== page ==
Last November, Lemon Grove voters passed a measure that repeals a ban on medical marijuana dispensaries. Supporters saw it as a big step forward, but now some say there's a flaw in the rules. On Jul. 18, the city council voted unanimously to deny an appeal by applicants who failed the first hurdle in the dispensary approval process; obtaining a zoning clearance permit. Two other appeals were rescheduled, leaving applicants for Native Health LLC to make their case.
On Jun. 19, the National City Council voted unanimously to adopt a Compassionate City resolution in support of its immigrants. While no one opposed the designation, the special meeting was a re-hearing on the issue that follows a lawsuit. In a city with nearly 25,000 immigrants and refugees — two out of every five residents — words matter, even if they can't stop Immigration and Customs Enforcement (ICE).
Everything is special in the coastal zone: surf, views, and land-use rules. Among the rules are ones that protect everyone's access to the beach. Those rules are being violated by the city of Del Mar's ban on short-term rentals, according to a lawsuit filed on June 1. For over a year now, the city has been trying to reduce or altogether prohibit the number of short-term residential rentals in the coastal zone, the lawsuit states.
Muck Rack makes it simple to find people, tweets, or articles that mention any name, keyword, company, hashtag etc. We've compiled this guide to help you make the most of your search.
Selecting a term
Start searching tweets, articles from media outlets, articles mentioned in tweets, journalists'
names, titles and bios with some suggested searches:
Companies or Topics (e.g. iPhone, Microsoft)
Phrases (e.g. "cloud computing") — use quotes to keep the terms together
Twitter handles (e.g. @username) — returns those who have mentioned or replied to
Names (e.g. "David Pogue")
Hashtags (e.g. #sxsw, #london2012)
Bio details (e.g. vegan, Olympics, father)
Muck Rack's Advanced Search allows for many boolean operators.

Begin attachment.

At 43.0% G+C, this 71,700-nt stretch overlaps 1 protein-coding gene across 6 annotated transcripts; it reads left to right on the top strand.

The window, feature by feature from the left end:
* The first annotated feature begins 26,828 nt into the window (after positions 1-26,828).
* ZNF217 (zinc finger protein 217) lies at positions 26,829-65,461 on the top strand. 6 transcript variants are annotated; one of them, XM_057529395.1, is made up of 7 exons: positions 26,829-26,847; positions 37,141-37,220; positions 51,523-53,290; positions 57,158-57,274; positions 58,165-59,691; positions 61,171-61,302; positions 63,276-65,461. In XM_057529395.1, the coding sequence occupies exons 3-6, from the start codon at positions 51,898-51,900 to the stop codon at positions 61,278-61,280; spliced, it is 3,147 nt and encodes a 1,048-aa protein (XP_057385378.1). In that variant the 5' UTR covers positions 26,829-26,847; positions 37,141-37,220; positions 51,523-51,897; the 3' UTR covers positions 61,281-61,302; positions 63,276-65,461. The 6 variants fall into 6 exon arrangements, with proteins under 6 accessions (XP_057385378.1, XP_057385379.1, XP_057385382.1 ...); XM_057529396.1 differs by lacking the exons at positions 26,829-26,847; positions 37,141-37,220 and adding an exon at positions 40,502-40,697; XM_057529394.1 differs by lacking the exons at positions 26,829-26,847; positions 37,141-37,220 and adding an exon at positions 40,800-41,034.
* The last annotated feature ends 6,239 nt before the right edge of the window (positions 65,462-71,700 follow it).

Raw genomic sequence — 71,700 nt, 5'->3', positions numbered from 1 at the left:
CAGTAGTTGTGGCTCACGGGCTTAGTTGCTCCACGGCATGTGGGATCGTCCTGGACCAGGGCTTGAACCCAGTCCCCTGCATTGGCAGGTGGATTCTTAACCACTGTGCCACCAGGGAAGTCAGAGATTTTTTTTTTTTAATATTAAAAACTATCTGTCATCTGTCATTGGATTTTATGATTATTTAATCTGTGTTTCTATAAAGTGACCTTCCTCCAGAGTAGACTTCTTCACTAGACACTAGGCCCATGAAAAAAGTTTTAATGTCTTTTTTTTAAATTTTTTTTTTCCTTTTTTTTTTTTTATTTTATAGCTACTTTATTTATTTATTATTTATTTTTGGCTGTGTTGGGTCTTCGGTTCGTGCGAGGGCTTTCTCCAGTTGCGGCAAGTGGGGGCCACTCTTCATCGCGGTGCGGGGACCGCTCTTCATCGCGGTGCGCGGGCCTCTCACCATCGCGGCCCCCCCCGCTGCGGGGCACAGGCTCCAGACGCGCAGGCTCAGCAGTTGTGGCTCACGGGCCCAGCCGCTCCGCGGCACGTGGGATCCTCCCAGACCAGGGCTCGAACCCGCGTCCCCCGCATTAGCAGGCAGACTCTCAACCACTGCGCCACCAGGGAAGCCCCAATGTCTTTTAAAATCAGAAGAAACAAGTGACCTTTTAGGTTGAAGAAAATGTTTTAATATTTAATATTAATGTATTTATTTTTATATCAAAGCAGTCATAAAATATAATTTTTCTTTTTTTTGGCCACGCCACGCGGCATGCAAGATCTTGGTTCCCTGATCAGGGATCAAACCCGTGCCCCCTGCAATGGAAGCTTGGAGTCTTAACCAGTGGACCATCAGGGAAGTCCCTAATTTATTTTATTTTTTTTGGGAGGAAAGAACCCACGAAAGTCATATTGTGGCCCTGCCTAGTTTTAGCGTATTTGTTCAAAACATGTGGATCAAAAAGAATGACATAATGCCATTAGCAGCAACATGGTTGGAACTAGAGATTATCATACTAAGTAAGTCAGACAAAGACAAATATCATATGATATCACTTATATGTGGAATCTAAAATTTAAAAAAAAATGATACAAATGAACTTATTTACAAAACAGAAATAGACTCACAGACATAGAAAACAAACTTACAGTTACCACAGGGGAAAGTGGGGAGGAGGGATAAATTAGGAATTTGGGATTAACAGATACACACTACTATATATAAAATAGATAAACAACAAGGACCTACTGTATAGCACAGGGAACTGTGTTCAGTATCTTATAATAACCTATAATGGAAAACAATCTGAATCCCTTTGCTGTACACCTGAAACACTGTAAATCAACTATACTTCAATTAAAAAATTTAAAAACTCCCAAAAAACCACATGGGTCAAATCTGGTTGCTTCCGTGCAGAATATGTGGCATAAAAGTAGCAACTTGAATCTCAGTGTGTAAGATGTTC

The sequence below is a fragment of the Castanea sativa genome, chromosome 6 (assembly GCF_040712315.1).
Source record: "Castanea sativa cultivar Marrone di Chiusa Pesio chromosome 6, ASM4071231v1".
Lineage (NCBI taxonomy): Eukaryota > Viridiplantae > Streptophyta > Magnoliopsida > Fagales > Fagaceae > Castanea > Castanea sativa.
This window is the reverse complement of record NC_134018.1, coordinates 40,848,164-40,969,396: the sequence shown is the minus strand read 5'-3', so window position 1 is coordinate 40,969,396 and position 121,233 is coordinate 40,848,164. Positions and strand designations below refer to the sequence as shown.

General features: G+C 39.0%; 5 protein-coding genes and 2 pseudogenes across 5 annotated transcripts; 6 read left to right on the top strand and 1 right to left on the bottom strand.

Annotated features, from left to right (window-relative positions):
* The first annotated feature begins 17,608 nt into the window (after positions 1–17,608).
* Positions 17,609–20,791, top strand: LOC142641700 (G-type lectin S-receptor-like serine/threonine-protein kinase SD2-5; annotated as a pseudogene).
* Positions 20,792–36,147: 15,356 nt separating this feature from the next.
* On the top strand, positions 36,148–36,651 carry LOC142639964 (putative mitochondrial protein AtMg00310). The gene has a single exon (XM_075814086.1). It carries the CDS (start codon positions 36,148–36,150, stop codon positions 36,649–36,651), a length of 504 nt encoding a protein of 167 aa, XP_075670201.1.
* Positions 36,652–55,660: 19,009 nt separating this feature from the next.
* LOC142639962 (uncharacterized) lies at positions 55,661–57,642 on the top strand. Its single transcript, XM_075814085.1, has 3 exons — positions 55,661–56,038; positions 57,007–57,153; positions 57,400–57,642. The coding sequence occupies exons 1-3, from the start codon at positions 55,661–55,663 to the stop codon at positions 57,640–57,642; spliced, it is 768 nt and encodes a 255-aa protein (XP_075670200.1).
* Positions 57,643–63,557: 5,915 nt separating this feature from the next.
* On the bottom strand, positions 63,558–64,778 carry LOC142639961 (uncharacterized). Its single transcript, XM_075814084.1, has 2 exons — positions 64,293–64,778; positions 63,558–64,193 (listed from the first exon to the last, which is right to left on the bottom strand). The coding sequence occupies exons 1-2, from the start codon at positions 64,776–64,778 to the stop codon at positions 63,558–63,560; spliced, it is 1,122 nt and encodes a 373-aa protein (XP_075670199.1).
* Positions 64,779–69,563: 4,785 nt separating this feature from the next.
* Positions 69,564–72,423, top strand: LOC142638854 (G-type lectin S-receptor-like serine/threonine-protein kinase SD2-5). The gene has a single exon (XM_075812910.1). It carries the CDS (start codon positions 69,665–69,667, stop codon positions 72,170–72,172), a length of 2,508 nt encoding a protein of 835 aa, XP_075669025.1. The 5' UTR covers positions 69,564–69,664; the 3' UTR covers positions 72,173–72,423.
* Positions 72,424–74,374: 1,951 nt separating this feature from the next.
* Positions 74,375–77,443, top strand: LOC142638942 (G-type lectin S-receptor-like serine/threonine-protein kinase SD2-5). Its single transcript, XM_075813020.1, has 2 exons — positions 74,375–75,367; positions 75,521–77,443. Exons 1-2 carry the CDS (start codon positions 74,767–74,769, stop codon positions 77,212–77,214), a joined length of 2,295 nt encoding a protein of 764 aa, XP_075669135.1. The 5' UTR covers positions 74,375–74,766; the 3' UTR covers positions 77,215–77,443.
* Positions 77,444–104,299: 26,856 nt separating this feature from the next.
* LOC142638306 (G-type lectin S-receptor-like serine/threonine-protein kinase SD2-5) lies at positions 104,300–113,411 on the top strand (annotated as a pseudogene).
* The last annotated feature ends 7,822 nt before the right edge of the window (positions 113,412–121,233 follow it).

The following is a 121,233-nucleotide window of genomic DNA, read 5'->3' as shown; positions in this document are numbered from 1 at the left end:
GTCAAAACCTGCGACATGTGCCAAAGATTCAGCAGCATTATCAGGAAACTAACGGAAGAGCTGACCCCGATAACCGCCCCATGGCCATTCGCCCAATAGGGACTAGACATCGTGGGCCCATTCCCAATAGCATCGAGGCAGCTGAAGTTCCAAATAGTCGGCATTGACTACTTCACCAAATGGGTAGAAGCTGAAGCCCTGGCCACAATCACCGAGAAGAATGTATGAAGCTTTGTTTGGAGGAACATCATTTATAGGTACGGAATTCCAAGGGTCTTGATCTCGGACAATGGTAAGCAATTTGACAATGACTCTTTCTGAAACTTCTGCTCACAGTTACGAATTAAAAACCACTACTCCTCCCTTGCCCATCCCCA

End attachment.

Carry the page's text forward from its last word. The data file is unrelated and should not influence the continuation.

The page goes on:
Find results that mention multiple specified terms, use AND or
+. For example, ensure each result contains both Elon Musk and Mark Zuckerberg by
searching Obama AND Romney or Obama + Romney.
Use the operators OR or , to broaden your search when you'd like either of
multiple terms to appear in results. (This is the default behavior of our search when no operators
are used.) For example, search for democrat OR republican to find results that refer to
Democrats and/or Republicans.
Use NOT or - to subtract results from your search. For
example, searching Disney will yield results about the Walt Disney Company as well as Walt Disney
World Resort. To exclude mentions of Disney World, search for Disney -World or Disney
When using one of these operators with a phrase, enclose it in quotation marks. For example, you can
find results about smartphones excluding Apple's iPhone 4S by searching smartphone -"iPhone
Exact case matching or punctuation
If you're searching for a brand name or keyword that relies on specific punctuation marks or capitalization, you can
find results that match your exact query by adding matchcase: before the keyword you're searching for, like matchcase:E*TRADE .
Use parentheses to separate multiple
boolean phrases. For example, to find journalists talking about having fun in Disney World or
Disneyland, search for ("disney world" OR disneyland) AND fun.
An asterisk can be used to search for any variation of a root word truncated by the asterisk. For example, searching for admin* will return results for administrator, administration, administer, administered, etc.
A near operator is an AND operator where you can control the distance between the words. You can vary the distance the near operation uses by adding a forward slash and number (between 0-99) such as strawberries NEAR/10 "whipped cream", which means the strawberries must exist within 10 words of "whipped cream".